by Joanna Eames, Communications & Outreach Officer, IPNLF


With fish stocks under threat around the world, responsible fishing and sustainability within the seafood industries are critical to many local communities who rely on fish as their staple diet. International Pole & Line Foundation (IPNLF), a charity working across the globe to develop responsible practices in tuna fisheries, has seen the value tourism can have in promoting sustainable fishing practices. In this guest article IPNLF explain their work in the Maldives and their Responsible Tourism Initiative.


Love the planet by eating like a local in the Maldives

Maldivians eat tuna for breakfast, lunch and dinner. Luckily, these fish swim in abundance in the surrounding waters where local fishers have been using responsible methods to catch tuna one at a time for centuries. One-by-one fishing methods support healthy marine environments and the livelihoods of coastal communities.

Through a new partnership initiative between tourist resorts and the IPNLF, tourists visiting the Maldives can learn the story behind the tuna and how choosing sustainable seafood has a positive impact on our planet.

One-by-one tuna fishing, Madlives

One-by-one tuna fishing, Madlives © IPNLF

The two driving industries of the Maldivian economy

The Maldives is famed for its white sands, turquoise water and exclusive luxury hotels. Since the opening of the first resorts in the 1970s, tourism to these archipelagic islands has boomed. In 2013, the number of tourists that visited the Maldives exceeded 1 million; a trend that has continued since. Tourism is the number one industry for the island nation, contributing to more than a quarter of the national GDP and providing thousands of job opportunities for locals.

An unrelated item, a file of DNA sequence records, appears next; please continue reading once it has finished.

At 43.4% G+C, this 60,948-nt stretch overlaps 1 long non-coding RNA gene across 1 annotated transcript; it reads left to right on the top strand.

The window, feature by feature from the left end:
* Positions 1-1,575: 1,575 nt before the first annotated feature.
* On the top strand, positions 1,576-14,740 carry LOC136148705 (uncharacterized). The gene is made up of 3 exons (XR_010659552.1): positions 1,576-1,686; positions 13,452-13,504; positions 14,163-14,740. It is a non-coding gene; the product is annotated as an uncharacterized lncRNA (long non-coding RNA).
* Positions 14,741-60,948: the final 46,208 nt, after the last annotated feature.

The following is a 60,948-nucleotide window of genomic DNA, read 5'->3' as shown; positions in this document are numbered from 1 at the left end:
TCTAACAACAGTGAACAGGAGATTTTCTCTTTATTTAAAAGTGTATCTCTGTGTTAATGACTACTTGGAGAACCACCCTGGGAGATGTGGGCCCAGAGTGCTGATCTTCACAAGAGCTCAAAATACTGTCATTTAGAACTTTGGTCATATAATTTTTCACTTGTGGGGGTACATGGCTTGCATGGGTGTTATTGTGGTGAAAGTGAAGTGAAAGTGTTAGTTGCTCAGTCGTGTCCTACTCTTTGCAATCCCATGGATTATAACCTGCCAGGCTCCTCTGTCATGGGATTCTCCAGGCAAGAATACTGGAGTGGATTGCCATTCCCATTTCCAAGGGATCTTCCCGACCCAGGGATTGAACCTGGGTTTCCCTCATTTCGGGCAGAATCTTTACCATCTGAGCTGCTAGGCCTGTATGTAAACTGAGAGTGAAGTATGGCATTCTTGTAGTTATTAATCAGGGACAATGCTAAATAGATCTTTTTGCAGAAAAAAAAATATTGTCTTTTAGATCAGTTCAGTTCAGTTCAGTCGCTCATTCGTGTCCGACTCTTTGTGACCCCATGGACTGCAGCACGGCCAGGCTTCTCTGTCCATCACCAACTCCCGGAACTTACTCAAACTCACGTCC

Second to this is fishing, a more traditional industry that has been operating in the marine rich waters since records began. The thousands of fish species offer food security and nutrition for coastal communities. With such a high dependence on marine resources, Maldivian fishers catch tuna in the most responsible way possible – one at a time – by pole-and-line or handline. Both are deemed the most environmentally friendly and socially responsible techniques.

Up until very recently, the potential for a mutually-beneficial collaboration of these two driving industries of the Maldivian economy had not been fully realised. Historically, this was because the responsible fishing efforts of the Maldivian one-by-one tuna fishers had gone largely unrecognised by the local tourism industry. Consequently, most tourists returned to their home countries without any exposure to this important local culture and livelihood.

Pole-and-line fishing in the Maldives

It takes strength and dexterity to catch tuna by pole-and-line © IPNLF


The Responsible Tourism Initiative

IPNLF now actively works to bring these two leading industries – tourism and fishery – together to further strengthen the sustainability of their activities. Last year saw the launch of the Responsible Tourism Initiative engaging both sectors to increase the awareness of, and demand for, local sustainable seafood.

This initiative aims to generate a shift towards responsible seafood sourcing. This in turn will reward small-scale operatorsconserve the longevity of fish stocks and coastal marine resources and protect a critical food source for developing nation populations.